In corporate finance, the world resembles the classic board game Monopoly, where players trade in and develop properties, demand rents and aim to bankrupt others. The players in this game are a global political and financial elite that include US President Donald Trump.
Global real estate is valued at around USD 217 trillion, representing 60% of all global assets. At a recent press conference, the UN Special Rapporteur on the Right to Adequate Housing, Leilani Farha, stated that “Residential real estate is valued at $USD 163 trillion or more than twice the world’s total GDP.” She added, “Imagine if that capacity was harnessed for the realization of the right to housing instead of speculation and profit.”
In presenting a new hard-hitting report on 1 March, which “focuses on the “financialization of housing” and its impact on human rights”, Farha stated that “Housing has lost its currency as a human right” and “has been financialized: valued as a commodity rather than a human dwelling.”
The right to adequate housing is recognised as a part of the right to an adequate standard of living in Article 25 of the 1948 Universal Declaration of Human Rights and Article 11(1) of the 1966 International Covenant on Economic, Social and Cultural Rights. The UN defines the human right to adequate housing as “more than just four walls and a roof. It is the right of every woman, man, youth and child to gain and sustain a safe and secure home and community in which to live in peace and dignity”.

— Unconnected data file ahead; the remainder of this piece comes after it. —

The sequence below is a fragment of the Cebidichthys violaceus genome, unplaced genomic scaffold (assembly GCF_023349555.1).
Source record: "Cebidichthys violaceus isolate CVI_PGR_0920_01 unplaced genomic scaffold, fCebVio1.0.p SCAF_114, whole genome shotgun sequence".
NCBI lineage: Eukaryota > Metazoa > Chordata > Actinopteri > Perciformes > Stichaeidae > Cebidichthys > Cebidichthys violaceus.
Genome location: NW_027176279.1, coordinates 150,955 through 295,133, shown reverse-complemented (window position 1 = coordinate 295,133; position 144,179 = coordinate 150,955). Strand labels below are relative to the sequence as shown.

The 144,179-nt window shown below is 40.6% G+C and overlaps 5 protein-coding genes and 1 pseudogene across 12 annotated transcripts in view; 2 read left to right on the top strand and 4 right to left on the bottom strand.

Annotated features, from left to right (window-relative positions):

In 2015, states signed up to UN Sustainable Development Goals to be achieved by 2030, number 11 of which is the goal of sustainable cities, which includes “access for all to adequate, safe and affordable housing and basic services and upgrade slums.” From street level, the view is very different. The housing crisis, which “has not often been considered from the standpoint of human rights”, is global.
Many Western governments have adopted a “let them eat cake” response to the crisis. Rather than address the question of affordable and adequate housing, governments have acquiesced to market forces, with the governments of the UK and Ireland, for example, seeing a solution in building more private homes, to the benefit of developers, even though many properties lie empty in both states. The Australian government continues to grant tax concessions to developers.
The commodification of housing has had an enormous impact on communities around the world. According to the report, “Financialized housing markets have caused displacement and evictions at an unparalleled scale”: in the USA, over 5 years, over 13 million foreclosures have seen more than 9 million households evicted, resulting in communities and families being torn apart. Broken social housing policies in various states also see families forced to move away from their communities to cheaper areas or to appease gentrification.